About Us  > Blog

Living Paycheck-to-Paycheck? Top Five Ways Get Ahead

by Lazy Man on 02/29/08

Has your wallet been so empty that you thought, “There must be something cheaper than Top Ramen. Isn’t there a Middle or Bottom Ramen?” When the technology bubble burst eight years ago, I had that problem. While I felt alone at the time, I now realize that I wasn’t.  

I was talking with Joseph Sangl just the other day and he said something that shocked me, “The sad fact is that over 70% of Americans live paycheck-to-paycheck.  They can’t see past this week, so taking the time to think about retirement and funding some of their dreams is a foreign concept!”

If Mr. Sangl is right, much of America is teetering on the edge of bankruptcy. That’s extremely scary to me. With that in mind, here are some tips to save money and get you out of the paycheck-to-paycheck grind.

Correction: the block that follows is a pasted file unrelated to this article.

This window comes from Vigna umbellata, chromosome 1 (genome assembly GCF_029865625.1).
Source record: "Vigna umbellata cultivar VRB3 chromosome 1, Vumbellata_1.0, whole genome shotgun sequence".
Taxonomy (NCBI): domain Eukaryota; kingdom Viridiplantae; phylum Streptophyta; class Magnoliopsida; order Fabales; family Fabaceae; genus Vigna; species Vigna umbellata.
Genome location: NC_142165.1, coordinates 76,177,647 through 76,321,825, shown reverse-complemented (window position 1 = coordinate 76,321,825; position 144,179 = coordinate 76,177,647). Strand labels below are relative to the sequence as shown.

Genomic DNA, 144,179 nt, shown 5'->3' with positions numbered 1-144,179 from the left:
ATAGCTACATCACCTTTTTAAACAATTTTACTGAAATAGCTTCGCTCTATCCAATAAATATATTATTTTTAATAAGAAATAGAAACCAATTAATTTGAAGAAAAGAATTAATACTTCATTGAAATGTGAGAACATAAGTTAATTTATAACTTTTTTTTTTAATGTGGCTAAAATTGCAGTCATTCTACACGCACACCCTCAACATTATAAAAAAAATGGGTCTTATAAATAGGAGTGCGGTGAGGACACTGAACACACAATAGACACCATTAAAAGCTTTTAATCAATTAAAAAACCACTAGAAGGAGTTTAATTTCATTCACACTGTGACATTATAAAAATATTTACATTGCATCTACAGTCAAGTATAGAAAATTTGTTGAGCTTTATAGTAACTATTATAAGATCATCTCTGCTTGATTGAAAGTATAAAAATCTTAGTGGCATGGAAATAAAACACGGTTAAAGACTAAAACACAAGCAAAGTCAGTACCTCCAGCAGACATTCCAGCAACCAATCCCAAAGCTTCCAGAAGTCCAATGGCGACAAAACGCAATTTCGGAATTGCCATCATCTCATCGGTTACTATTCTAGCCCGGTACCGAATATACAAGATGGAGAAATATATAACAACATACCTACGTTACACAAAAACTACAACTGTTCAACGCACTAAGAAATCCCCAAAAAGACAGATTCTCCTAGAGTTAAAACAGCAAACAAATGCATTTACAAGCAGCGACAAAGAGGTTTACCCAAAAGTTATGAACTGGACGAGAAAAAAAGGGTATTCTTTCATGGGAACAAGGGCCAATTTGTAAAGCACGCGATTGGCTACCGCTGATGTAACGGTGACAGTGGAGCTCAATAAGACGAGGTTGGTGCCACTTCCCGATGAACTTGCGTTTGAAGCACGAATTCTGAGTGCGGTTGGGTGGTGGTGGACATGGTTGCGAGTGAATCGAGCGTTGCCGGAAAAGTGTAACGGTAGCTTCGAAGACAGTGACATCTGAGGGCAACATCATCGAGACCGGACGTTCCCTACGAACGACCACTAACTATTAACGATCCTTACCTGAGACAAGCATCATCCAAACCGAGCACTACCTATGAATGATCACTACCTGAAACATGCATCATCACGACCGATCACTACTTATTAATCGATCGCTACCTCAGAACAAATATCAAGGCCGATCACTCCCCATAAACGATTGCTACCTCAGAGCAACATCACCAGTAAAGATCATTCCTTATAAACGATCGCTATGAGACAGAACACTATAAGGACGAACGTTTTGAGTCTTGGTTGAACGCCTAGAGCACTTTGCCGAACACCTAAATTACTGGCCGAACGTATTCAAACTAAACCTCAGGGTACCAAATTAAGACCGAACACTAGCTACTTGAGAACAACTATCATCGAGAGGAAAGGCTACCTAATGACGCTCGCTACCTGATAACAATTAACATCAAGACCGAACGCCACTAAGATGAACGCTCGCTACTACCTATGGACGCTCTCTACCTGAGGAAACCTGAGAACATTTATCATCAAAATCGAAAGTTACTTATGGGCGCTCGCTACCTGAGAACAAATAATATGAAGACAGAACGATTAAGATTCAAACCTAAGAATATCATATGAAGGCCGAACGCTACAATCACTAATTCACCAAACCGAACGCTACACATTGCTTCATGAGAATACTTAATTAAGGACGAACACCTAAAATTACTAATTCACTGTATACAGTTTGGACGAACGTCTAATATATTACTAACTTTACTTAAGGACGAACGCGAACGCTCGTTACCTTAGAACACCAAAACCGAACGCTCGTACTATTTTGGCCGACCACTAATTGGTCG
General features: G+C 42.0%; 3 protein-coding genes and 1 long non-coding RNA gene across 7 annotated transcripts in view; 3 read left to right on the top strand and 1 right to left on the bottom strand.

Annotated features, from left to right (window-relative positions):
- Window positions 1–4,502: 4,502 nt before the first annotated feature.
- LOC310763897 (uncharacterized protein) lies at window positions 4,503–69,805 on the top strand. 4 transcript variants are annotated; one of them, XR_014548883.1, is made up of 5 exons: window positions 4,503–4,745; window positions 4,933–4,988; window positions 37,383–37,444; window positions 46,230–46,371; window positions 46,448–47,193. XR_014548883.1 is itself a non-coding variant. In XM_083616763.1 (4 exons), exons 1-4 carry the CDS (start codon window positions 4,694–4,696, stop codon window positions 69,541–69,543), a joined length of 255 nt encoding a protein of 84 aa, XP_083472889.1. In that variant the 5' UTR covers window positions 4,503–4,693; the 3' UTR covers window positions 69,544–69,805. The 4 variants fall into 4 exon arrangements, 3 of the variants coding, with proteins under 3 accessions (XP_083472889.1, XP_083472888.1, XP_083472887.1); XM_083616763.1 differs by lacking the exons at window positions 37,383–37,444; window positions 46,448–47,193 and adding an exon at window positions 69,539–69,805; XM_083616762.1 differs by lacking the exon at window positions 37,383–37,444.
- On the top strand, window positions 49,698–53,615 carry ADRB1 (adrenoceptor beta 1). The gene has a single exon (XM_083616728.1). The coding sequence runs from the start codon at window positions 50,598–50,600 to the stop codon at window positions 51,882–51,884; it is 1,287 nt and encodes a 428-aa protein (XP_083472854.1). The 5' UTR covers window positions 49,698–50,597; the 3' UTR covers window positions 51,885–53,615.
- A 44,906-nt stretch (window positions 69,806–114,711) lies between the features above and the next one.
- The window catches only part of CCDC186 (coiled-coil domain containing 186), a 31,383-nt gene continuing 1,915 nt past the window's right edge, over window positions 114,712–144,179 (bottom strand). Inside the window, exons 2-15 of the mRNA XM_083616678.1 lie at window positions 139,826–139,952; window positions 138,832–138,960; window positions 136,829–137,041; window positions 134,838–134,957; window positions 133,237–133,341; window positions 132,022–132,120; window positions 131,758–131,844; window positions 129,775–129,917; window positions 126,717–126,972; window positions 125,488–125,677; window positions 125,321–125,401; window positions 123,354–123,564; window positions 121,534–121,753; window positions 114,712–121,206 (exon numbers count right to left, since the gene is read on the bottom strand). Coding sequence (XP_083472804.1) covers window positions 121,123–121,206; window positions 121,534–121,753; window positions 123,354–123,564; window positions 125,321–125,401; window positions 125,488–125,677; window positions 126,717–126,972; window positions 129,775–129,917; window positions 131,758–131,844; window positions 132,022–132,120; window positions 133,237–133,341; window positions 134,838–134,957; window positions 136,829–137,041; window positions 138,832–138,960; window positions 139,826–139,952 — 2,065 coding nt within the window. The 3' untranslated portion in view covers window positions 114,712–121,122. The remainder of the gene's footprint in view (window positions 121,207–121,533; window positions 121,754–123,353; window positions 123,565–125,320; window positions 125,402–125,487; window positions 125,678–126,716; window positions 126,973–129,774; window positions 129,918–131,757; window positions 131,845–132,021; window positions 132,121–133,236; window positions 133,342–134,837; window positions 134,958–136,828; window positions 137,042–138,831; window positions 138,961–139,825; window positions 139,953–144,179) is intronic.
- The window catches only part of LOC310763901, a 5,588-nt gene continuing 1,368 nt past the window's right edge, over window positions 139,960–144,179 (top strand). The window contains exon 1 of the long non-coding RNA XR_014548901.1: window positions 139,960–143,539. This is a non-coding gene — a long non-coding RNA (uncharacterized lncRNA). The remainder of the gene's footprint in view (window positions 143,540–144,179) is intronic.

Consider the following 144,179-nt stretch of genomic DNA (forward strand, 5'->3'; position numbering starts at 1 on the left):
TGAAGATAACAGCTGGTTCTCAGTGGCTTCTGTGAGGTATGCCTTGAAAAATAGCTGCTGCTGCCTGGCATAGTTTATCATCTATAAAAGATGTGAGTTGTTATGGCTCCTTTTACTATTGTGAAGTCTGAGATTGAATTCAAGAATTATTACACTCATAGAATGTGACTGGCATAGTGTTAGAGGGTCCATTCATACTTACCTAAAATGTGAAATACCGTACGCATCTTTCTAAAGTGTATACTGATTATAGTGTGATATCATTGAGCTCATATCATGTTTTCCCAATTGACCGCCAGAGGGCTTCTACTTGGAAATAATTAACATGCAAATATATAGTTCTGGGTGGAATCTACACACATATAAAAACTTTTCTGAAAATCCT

1. Home – Many people own homes bigger than they need. This means that they spend more not only in rent and mortgage, but also to heat and furnish the home.
  2. Car – It seems that everyone is looking to get a better and better car. If your neighbor gets a Toyota Avalon, you get a Lexus. The person next door sees the Lexus and gets a more expensive, better BMW. I made this mistake and bought a more expensive car that I should have. I’m seriously considering making my next car one a used one that gets me from point A to point B.
  3. Food – I’m always surprised at how many people go out to lunch. At $10 day, it adds up to $220 a month (assuming a 22 day work-month). Don’t forget about going out for dinners as well. It’s easy to spend $150-$200 going out to dinner a few times a month.